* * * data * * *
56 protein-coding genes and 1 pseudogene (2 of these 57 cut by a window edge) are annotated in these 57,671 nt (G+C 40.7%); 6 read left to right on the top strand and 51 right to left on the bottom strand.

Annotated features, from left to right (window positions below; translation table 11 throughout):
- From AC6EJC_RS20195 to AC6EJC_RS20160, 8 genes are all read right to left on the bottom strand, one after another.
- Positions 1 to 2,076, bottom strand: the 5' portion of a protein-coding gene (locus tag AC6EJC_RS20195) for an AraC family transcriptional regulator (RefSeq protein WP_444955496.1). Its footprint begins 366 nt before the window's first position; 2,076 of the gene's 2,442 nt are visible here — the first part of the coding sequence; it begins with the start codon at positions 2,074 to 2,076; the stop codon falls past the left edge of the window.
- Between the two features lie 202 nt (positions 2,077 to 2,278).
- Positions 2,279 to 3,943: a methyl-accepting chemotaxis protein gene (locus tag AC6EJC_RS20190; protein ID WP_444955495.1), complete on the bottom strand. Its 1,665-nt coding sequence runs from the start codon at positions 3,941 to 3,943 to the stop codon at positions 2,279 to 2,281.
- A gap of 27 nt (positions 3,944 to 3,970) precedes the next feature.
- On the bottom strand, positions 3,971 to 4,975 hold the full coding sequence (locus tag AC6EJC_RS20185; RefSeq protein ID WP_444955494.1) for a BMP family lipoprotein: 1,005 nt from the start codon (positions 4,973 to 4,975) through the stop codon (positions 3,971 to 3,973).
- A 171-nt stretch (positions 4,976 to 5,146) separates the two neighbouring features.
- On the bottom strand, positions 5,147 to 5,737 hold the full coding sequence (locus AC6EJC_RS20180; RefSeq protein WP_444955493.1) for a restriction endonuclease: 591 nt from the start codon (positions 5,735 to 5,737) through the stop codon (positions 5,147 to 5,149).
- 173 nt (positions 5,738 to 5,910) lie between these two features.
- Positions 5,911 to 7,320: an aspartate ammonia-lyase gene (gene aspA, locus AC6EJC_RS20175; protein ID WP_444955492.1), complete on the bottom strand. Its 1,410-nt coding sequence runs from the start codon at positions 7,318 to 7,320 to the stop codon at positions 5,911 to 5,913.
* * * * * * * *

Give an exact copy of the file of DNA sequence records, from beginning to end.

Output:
56 protein-coding genes and 1 pseudogene (2 of these 57 cut by a window edge) are annotated in these 57,671 nt (G+C 40.7%); 6 read left to right on the top strand and 51 right to left on the bottom strand.

Annotated features, from left to right (window positions below; translation table 11 throughout):
- From AC6EJC_RS20195 to AC6EJC_RS20160, 8 genes are all read right to left on the bottom strand, one after another.
- Positions 1 to 2,076, bottom strand: the 5' portion of a protein-coding gene (locus tag AC6EJC_RS20195) for an AraC family transcriptional regulator (RefSeq protein WP_444955496.1). Its footprint begins 366 nt before the window's first position; 2,076 of the gene's 2,442 nt are visible here — the first part of the coding sequence; it begins with the start codon at positions 2,074 to 2,076; the stop codon falls past the left edge of the window.
- Between the two features lie 202 nt (positions 2,077 to 2,278).
- Positions 2,279 to 3,943: a methyl-accepting chemotaxis protein gene (locus tag AC6EJC_RS20190; protein ID WP_444955495.1), complete on the bottom strand. Its 1,665-nt coding sequence runs from the start codon at positions 3,941 to 3,943 to the stop codon at positions 2,279 to 2,281.
- A gap of 27 nt (positions 3,944 to 3,970) precedes the next feature.
- On the bottom strand, positions 3,971 to 4,975 hold the full coding sequence (locus tag AC6EJC_RS20185; RefSeq protein ID WP_444955494.1) for a BMP family lipoprotein: 1,005 nt from the start codon (positions 4,973 to 4,975) through the stop codon (positions 3,971 to 3,973).
- A 171-nt stretch (positions 4,976 to 5,146) separates the two neighbouring features.
- On the bottom strand, positions 5,147 to 5,737 hold the full coding sequence (locus AC6EJC_RS20180; RefSeq protein WP_444955493.1) for a restriction endonuclease: 591 nt from the start codon (positions 5,735 to 5,737) through the stop codon (positions 5,147 to 5,149).
- 173 nt (positions 5,738 to 5,910) lie between these two features.
- Positions 5,911 to 7,320: an aspartate ammonia-lyase gene (gene aspA, locus AC6EJC_RS20175; protein ID WP_444955492.1), complete on the bottom strand. Its 1,410-nt coding sequence runs from the start codon at positions 7,318 to 7,320 to the stop codon at positions 5,911 to 5,913.